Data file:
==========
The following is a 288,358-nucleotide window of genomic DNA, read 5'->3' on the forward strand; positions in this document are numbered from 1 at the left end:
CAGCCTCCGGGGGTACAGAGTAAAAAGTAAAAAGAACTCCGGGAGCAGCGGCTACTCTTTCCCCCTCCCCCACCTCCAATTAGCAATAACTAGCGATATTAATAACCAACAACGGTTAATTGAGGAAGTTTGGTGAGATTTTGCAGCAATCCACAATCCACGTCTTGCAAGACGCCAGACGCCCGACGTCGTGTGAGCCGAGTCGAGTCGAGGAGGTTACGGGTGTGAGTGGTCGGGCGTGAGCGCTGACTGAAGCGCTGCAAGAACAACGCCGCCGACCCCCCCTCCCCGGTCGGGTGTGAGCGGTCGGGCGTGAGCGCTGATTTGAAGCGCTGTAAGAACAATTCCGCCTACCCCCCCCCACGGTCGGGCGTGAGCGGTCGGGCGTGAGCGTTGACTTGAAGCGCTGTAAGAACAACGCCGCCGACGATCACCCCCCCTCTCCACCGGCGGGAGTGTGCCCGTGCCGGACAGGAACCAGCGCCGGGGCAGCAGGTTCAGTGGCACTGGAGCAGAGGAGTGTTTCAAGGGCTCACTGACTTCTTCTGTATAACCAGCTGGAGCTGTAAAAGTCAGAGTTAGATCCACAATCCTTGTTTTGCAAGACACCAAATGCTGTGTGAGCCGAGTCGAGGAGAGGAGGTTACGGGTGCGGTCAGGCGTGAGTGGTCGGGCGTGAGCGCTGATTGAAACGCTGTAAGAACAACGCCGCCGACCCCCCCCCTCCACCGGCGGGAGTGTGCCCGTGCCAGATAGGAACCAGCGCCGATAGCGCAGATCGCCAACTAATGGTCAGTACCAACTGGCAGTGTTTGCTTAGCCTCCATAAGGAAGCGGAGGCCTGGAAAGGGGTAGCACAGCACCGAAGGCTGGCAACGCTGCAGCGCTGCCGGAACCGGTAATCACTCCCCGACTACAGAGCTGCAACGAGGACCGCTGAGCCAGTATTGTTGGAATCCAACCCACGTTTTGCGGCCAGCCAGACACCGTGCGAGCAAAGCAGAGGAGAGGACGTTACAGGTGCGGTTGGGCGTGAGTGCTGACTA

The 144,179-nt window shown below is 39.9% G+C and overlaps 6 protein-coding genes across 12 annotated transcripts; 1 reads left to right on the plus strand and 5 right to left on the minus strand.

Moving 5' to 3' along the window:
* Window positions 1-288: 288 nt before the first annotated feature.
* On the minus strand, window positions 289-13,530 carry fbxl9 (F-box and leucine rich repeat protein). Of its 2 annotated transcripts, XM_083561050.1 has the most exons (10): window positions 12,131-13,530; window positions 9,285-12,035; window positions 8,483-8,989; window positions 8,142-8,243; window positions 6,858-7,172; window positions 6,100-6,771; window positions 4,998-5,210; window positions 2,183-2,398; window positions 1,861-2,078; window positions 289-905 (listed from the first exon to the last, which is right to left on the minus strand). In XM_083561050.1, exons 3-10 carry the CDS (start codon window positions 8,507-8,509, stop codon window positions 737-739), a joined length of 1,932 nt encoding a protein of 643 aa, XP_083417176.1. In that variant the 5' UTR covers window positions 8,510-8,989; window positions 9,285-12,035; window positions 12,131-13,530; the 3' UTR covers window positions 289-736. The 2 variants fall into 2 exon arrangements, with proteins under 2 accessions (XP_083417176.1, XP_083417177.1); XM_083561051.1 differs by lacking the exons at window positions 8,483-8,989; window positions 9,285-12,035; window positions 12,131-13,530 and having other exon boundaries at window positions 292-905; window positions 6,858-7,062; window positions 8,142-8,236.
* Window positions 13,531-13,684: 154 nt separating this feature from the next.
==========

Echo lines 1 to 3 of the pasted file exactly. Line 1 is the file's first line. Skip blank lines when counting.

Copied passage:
The following is a 288,358-nucleotide window of genomic DNA, read 5'->3' on the forward strand; positions in this document are numbered from 1 at the left end:
CAGCCTCCGGGGGTACAGAGTAAAAAGTAAAAAGAACTCCGGGAGCAGCGGCTACTCTTTCCCCCTCCCCCACCTCCAATTAGCAATAACTAGCGATATTAATAACCAACAACGGTTAATTGAGGAAGTTTGGTGAGATTTTGCAGCAATCCACAATCCACGTCTTGCAAGACGCCAGACGCCCGACGTCGTGTGAGCCGAGTCGAGTCGAGGAGGTTACGGGTGTGAGTGGTCGGGCGTGAGCGCTGACTGAAGCGCTGCAAGAACAACGCCGCCGACCCCCCCTCCCCGGTCGGGTGTGAGCGGTCGGGCGTGAGCGCTGATTTGAAGCGCTGTAAGAACAATTCCGCCTACCCCCCCCCACGGTCGGGCGTGAGCGGTCGGGCGTGAGCGTTGACTTGAAGCGCTGTAAGAACAACGCCGCCGACGATCACCCCCCCTCTCCACCGGCGGGAGTGTGCCCGTGCCGGACAGGAACCAGCGCCGGGGCAGCAGGTTCAGTGGCACTGGAGCAGAGGAGTGTTTCAAGGGCTCACTGACTTCTTCTGTATAACCAGCTGGAGCTGTAAAAGTCAGAGTTAGATCCACAATCCTTGTTTTGCAAGACACCAAATGCTGTGTGAGCCGAGTCGAGGAGAGGAGGTTACGGGTGCGGTCAGGCGTGAGTGGTCGGGCGTGAGCGCTGATTGAAACGCTGTAAGAACAACGCCGCCGACCCCCCCCCTCCACCGGCGGGAGTGTGCCCGTGCCAGATAGGAACCAGCGCCGATAGCGCAGATCGCCAACTAATGGTCAGTACCAACTGGCAGTGTTTGCTTAGCCTCCATAAGGAAGCGGAGGCCTGGAAAGGGGTAGCACAGCACCGAAGGCTGGCAACGCTGCAGCGCTGCCGGAACCGGTAATCACTCCCCGACTACAGAGCTGCAACGAGGACCGCTGAGCCAGTATTGTTGGAATCCAACCCACGTTTTGCGGCCAGCCAGACACCGTGCGAGCAAAGCAGAGGAGAGGACGTTACAGGTGCGGTTGGGCGTGAGTGCTGACTA

The 144,179-nt window shown below is 39.9% G+C and overlaps 6 protein-coding genes across 12 annotated transcripts; 1 reads left to right on the plus strand and 5 right to left on the minus strand.